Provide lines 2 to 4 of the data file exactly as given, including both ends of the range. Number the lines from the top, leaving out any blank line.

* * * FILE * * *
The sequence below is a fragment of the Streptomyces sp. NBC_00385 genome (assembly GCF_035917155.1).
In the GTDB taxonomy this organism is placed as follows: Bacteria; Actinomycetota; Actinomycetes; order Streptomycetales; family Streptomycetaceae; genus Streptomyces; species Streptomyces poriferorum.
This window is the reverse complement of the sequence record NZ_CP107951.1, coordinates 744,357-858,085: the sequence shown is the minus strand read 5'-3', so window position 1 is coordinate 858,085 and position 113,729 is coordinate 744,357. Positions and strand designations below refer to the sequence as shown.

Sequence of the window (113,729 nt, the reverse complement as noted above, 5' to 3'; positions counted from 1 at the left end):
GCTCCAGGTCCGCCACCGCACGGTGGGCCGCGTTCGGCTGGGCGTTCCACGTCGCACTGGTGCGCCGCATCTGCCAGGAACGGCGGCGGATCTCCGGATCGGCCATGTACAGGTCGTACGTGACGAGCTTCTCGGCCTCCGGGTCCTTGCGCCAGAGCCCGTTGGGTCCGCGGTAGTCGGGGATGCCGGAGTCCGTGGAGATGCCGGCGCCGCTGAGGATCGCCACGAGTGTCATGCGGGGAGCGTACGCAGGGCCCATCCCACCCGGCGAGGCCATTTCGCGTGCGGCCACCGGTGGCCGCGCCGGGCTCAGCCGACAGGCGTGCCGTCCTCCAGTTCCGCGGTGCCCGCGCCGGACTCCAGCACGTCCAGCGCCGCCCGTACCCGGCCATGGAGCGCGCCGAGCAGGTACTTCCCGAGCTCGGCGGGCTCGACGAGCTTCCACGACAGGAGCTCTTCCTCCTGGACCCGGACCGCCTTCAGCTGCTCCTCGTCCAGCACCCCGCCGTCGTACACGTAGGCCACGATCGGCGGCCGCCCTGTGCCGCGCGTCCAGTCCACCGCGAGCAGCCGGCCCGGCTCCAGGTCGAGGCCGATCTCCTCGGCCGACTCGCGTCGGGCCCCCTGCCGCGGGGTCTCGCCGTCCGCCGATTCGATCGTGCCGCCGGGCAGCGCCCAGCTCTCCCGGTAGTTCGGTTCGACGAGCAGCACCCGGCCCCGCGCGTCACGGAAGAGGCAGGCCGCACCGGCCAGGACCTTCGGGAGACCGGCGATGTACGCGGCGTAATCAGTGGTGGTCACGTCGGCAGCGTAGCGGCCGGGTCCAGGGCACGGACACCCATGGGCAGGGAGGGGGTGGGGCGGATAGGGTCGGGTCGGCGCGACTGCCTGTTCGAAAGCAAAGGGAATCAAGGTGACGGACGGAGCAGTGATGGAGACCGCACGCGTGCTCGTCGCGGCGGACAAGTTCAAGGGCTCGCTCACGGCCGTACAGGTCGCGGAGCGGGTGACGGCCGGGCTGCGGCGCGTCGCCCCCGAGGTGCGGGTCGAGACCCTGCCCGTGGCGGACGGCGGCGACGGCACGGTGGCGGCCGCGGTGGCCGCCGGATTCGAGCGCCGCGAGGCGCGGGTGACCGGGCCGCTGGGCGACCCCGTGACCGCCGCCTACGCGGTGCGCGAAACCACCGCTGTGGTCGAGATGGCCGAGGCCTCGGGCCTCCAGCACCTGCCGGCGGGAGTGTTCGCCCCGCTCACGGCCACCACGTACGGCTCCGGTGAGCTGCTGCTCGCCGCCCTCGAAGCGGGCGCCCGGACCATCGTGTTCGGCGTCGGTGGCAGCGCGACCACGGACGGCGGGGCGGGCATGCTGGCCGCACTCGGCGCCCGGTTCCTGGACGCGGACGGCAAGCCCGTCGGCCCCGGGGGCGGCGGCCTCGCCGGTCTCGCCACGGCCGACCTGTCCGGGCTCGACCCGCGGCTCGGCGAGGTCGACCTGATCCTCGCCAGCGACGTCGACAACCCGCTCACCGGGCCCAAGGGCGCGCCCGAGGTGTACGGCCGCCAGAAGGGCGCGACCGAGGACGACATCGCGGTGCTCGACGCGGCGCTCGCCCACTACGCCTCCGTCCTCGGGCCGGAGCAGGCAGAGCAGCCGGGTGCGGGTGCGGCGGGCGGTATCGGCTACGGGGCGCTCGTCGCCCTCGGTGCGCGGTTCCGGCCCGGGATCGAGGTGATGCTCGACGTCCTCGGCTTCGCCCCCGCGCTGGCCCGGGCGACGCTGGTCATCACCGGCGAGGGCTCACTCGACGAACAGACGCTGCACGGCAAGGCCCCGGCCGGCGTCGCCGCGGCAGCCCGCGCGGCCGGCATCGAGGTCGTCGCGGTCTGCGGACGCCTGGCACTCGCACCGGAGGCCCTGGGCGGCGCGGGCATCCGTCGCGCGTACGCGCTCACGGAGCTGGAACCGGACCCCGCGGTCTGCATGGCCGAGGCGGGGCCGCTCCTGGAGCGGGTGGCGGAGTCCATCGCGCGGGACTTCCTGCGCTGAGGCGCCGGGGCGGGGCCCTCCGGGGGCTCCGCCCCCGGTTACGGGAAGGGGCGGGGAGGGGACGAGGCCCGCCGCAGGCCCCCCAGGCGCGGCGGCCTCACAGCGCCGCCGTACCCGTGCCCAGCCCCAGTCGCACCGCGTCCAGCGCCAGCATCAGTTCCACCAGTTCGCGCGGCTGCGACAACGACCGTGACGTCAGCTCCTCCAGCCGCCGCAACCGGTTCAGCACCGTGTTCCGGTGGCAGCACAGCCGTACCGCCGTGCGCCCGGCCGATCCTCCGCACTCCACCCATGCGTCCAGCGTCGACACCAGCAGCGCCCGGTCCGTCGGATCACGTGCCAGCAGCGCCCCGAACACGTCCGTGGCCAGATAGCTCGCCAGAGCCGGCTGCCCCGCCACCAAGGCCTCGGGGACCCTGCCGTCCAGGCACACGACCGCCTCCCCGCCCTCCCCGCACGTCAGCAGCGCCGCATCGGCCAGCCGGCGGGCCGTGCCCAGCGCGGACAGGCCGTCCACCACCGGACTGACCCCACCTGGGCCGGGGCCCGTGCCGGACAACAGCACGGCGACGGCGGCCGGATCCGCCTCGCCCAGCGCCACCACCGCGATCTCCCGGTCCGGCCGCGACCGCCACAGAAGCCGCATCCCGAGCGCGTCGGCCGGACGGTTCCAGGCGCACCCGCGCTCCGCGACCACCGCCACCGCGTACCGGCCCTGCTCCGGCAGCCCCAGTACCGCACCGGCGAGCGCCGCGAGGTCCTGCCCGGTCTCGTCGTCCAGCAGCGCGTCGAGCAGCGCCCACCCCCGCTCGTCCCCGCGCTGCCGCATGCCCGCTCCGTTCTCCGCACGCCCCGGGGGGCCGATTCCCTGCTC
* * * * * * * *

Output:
In the GTDB taxonomy this organism is placed as follows: Bacteria; Actinomycetota; Actinomycetes; order Streptomycetales; family Streptomycetaceae; genus Streptomyces; species Streptomyces poriferorum.
This window is the reverse complement of the sequence record NZ_CP107951.1, coordinates 744,357-858,085: the sequence shown is the minus strand read 5'-3', so window position 1 is coordinate 858,085 and position 113,729 is coordinate 744,357. Positions and strand designations below refer to the sequence as shown.

Sequence of the window (113,729 nt, the reverse complement as noted above, 5' to 3'; positions counted from 1 at the left end):